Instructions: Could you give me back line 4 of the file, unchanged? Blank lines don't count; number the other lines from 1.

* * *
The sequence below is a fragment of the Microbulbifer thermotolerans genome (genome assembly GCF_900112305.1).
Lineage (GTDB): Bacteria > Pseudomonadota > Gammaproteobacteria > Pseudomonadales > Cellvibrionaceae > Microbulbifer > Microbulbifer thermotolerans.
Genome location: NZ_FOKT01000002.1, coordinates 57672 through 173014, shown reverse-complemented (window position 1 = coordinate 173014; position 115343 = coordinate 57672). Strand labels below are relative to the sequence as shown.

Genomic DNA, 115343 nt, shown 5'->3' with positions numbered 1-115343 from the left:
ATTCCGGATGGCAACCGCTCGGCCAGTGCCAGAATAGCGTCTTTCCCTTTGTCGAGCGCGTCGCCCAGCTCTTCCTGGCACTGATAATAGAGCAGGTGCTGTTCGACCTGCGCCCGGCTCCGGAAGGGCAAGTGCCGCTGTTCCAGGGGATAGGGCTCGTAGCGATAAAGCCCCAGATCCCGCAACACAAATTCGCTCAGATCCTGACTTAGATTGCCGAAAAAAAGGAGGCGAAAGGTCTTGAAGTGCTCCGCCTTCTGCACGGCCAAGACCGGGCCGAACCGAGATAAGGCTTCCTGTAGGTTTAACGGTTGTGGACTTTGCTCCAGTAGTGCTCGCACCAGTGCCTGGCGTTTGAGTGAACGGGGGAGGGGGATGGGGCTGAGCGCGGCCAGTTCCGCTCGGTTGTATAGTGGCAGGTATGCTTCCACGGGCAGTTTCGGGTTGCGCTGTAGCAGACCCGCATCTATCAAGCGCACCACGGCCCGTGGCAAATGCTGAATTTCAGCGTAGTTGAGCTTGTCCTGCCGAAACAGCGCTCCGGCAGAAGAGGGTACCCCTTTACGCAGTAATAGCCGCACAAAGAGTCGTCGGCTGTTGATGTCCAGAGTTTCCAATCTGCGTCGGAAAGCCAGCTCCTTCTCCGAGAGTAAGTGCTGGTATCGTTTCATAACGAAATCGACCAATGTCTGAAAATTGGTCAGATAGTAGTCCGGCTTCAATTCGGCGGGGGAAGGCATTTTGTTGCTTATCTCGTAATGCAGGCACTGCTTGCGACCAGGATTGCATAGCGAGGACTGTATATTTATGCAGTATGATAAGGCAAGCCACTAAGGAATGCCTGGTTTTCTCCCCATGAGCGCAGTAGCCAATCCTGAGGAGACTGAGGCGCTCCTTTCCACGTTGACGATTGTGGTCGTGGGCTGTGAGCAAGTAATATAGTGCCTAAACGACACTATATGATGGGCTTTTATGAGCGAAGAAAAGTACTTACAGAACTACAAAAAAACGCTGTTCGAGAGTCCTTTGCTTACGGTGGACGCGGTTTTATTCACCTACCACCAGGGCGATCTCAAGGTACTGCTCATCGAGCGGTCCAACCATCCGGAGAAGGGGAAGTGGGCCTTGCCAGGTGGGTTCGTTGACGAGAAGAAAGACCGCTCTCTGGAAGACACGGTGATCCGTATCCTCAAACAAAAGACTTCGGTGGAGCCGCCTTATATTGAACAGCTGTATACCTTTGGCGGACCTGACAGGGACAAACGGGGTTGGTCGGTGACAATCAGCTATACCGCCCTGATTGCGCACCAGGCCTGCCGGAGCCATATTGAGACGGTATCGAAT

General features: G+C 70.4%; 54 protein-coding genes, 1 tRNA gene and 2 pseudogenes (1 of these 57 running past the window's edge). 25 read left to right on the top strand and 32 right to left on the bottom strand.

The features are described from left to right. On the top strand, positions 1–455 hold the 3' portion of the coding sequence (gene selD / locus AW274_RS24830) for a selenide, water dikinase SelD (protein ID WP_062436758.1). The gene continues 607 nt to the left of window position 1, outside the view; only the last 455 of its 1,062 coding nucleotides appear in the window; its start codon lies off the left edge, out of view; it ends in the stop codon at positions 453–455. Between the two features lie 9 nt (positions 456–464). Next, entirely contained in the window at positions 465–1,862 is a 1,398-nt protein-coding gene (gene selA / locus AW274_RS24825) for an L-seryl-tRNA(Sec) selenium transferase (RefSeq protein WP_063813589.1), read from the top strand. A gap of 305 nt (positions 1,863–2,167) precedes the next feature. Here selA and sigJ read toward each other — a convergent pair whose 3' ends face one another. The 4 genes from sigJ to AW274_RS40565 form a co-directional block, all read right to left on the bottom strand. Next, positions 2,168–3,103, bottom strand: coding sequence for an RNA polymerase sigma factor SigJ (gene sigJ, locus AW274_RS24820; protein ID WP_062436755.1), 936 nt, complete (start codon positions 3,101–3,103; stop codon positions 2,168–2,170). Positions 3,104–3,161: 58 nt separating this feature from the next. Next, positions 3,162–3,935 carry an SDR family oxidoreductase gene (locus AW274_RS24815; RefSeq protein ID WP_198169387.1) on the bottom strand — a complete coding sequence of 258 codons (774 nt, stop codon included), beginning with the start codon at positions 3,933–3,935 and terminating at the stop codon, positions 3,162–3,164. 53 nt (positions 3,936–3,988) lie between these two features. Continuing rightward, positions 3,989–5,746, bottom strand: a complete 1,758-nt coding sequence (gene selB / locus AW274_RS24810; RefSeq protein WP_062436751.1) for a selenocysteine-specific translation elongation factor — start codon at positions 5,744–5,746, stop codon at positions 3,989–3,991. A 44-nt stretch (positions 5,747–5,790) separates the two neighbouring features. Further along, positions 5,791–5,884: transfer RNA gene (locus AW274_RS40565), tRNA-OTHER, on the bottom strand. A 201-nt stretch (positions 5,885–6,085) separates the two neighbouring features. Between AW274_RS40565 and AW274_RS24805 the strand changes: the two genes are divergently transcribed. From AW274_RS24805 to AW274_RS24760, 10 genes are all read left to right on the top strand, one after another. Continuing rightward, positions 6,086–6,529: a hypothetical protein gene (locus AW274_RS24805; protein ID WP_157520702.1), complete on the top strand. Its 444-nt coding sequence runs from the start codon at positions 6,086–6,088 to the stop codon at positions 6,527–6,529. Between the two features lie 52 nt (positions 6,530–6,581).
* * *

Genomic DNA, 115343 nt, shown 5'->3' with positions numbered 1-115343 from the left: